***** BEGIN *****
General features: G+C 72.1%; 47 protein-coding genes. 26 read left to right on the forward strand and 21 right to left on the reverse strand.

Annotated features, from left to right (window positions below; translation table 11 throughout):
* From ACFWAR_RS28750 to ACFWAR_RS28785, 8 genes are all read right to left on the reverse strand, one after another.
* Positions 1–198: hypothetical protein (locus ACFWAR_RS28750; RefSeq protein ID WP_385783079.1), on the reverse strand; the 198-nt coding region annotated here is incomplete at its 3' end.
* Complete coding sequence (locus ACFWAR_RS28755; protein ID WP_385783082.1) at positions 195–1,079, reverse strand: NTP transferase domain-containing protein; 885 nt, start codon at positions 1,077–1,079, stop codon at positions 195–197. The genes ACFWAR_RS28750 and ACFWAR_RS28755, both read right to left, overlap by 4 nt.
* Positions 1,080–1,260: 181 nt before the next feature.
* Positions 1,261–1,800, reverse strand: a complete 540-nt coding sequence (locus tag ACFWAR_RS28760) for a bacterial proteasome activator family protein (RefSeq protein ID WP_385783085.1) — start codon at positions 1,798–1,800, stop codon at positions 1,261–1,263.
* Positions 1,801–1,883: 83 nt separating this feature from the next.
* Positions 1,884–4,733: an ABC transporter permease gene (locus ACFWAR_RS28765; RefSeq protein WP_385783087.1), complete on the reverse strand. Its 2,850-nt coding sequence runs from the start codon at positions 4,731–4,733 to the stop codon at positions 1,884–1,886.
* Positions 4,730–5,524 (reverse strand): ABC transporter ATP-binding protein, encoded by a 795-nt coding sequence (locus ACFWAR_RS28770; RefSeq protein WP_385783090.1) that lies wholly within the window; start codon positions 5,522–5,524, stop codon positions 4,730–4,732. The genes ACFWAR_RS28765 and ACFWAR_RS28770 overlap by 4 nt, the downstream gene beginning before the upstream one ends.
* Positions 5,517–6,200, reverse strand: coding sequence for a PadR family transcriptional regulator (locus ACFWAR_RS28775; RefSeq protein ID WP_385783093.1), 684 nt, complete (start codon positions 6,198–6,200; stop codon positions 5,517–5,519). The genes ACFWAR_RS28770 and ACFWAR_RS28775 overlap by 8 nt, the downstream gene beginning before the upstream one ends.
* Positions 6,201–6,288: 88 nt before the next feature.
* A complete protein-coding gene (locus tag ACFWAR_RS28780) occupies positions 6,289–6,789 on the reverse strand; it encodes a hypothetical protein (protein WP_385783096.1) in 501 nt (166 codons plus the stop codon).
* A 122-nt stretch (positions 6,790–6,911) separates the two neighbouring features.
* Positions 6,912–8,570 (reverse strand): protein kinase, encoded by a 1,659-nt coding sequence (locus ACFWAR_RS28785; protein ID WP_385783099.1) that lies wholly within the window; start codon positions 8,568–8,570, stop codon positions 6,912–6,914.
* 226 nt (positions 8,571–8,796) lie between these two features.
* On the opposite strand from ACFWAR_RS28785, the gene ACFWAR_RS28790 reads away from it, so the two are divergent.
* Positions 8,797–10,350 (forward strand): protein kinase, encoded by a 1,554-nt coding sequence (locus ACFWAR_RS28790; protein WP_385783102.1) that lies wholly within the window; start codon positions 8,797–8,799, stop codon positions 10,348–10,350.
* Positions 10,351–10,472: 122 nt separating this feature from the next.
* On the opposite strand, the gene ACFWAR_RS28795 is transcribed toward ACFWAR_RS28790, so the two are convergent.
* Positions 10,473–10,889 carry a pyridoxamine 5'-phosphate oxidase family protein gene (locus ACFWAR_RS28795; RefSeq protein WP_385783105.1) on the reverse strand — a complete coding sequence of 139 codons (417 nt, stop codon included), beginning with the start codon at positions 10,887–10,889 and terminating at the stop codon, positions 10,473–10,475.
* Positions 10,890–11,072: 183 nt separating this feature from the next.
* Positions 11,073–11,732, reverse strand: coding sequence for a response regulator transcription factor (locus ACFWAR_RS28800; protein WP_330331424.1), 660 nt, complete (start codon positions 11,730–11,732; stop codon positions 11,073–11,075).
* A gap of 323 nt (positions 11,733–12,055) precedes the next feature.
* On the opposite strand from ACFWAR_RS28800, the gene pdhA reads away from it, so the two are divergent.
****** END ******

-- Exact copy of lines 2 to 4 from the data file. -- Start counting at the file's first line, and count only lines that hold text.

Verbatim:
Annotated features, from left to right (window positions below; translation table 11 throughout):
* From ACFWAR_RS28750 to ACFWAR_RS28785, 8 genes are all read right to left on the reverse strand, one after another.
* Positions 1–198: hypothetical protein (locus ACFWAR_RS28750; RefSeq protein ID WP_385783079.1), on the reverse strand; the 198-nt coding region annotated here is incomplete at its 3' end.